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Plotting and Planning

May 27, 2010

I recently updated my Facebook status with the following: “Plotting and Planning…”  Within minutes my friend Ken commented on my status that I was being very mysterious.  That wasn’t my intent.  For those of you who fly (especially VFR…and especially if you like to kick it old school….) you know that Plotting and Planning are what you do when you take out your sectional (similar to what those of you who are earth bound would call a “map”,)  and start drawing lines.  Whether it’s straight from one airport to the next, or zig-zags from VOR to VOR, plotting your course affords an easy to read and readily available reference point for your flight.

Of course, in this ever-so-modern world of technology we could just turn on the GPS and hit Direct, Enter, Enter.  We would have our pink line to fly (don’t try this in your car,) and we could happily be on our way.  But what happens if your batteries die on the hand-held GPS?  Oh, well, we’re okay, ’cause we have the yoke mounted GPS too, and that one is plugged in and being powered by the aircraft itself.  But what happens if that connection is compromised or the GPS link reads “searching for satellite” and never seems to track?  Well….there’s no need to worry because you’ve already plotted and planned your route on your trusty paper sectionals!  Looking down at the ground, you should be able to identify the terrain below from the line you’ve drawn on your sectional.  While this takes some effort, and a lot of vigilance, there’s a comfort and familiarity that pilots come to know and love. [NOTE:  if you're just beginning your flight training fear not!  I still remember the first time my flight instructor Justin opened up a sectional to show my ground school class.  Yikes!  "How will I ever understand this?" is all that ran through my mind.  Somehow.... it eventually all comes together.  Don't let it scare you off - it's a valuable tool.]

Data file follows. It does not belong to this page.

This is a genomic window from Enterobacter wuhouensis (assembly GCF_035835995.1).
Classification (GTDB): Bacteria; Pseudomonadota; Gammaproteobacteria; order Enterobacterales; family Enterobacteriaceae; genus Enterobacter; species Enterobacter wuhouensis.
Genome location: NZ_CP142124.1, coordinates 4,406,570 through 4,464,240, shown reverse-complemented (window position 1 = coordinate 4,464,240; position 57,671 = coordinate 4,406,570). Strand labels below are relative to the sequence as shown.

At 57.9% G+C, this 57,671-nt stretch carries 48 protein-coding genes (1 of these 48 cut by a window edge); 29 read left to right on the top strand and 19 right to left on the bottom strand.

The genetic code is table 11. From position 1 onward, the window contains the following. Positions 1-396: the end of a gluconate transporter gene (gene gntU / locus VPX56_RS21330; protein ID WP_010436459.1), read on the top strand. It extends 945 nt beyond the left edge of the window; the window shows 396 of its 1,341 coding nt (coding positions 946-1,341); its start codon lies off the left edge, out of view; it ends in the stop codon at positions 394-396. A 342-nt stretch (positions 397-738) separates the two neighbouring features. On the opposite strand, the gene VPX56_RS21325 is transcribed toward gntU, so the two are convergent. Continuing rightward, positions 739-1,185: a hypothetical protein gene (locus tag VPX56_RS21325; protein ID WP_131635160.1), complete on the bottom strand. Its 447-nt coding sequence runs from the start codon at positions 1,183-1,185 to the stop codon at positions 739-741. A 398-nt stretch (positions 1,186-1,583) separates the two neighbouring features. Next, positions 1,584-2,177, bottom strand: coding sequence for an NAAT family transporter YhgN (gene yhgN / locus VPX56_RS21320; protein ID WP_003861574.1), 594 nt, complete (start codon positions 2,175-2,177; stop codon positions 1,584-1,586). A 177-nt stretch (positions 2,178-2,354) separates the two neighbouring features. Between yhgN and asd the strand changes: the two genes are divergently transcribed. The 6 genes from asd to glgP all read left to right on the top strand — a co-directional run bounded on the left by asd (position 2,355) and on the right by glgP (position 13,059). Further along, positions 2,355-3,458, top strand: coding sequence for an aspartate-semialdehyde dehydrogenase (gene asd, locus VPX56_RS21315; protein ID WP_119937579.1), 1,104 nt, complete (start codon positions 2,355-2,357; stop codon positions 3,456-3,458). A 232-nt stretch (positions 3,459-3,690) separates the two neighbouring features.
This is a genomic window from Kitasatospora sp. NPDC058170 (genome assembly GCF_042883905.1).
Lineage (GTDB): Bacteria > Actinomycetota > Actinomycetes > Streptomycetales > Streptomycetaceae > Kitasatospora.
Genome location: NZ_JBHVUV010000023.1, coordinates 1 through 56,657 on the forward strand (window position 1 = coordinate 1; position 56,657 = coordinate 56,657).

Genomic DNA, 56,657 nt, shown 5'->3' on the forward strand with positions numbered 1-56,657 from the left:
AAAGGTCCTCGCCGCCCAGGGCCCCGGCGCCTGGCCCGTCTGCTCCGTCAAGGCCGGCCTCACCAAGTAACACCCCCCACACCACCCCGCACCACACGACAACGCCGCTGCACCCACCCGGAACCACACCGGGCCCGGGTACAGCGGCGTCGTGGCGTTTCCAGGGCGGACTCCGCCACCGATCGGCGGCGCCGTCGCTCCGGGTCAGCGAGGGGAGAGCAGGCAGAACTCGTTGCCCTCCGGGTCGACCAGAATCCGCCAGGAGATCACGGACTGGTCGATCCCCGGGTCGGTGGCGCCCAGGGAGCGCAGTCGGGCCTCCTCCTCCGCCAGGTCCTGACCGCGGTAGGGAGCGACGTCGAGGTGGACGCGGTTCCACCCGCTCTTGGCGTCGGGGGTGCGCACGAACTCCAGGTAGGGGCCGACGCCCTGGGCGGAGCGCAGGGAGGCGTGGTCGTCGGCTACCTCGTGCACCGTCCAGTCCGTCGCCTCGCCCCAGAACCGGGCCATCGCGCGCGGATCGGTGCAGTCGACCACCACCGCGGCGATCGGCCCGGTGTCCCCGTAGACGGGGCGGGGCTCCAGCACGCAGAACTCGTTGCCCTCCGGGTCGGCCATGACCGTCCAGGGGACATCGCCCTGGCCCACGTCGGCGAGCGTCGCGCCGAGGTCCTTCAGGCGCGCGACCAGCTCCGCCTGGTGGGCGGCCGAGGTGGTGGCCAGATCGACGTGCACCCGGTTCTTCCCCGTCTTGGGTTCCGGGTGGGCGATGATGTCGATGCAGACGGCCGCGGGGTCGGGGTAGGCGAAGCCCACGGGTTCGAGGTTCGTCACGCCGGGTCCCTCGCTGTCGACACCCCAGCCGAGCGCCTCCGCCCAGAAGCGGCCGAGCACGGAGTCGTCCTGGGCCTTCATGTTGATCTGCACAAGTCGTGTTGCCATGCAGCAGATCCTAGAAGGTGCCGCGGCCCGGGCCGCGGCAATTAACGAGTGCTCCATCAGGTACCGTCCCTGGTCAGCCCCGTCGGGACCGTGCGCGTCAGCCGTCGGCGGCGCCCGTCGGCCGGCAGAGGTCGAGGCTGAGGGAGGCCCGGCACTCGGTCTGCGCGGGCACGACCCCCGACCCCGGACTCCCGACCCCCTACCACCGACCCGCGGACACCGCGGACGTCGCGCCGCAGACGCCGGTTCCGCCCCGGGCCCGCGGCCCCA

In addition to the “safety” factor while en route, the sectional is also helpful as a planning tool.  By drawing a line you immediately identify obstacles in your flight path.  The sectional indicates special use airspace that may be P (Prohibited,) R (Restricted,) W (Warning,) A (Alert,) or MOA’s (Military Operation Areas) and times, altitudes and frequencies that will help you navigate through or around as necessary.  There’s congested airspace and controlled airspace and altitude markings that relate how far the terrain is above sea level (which is important so you know how high you have to be.)  Then you have obstructions such as towers and power lines; visual reference points such as major roads, train tracks, lakes and rivers; navigational tools; and vital airport and communications information. 

Whew!!!!  Those things are LOADED with data! (….and not all that mysterious.)

We’ll be sure to take a full set of sectionals and keep on top of “where we are” the old-fashioned way.  (But of course… we’ll be flying the pink line as well ;o)

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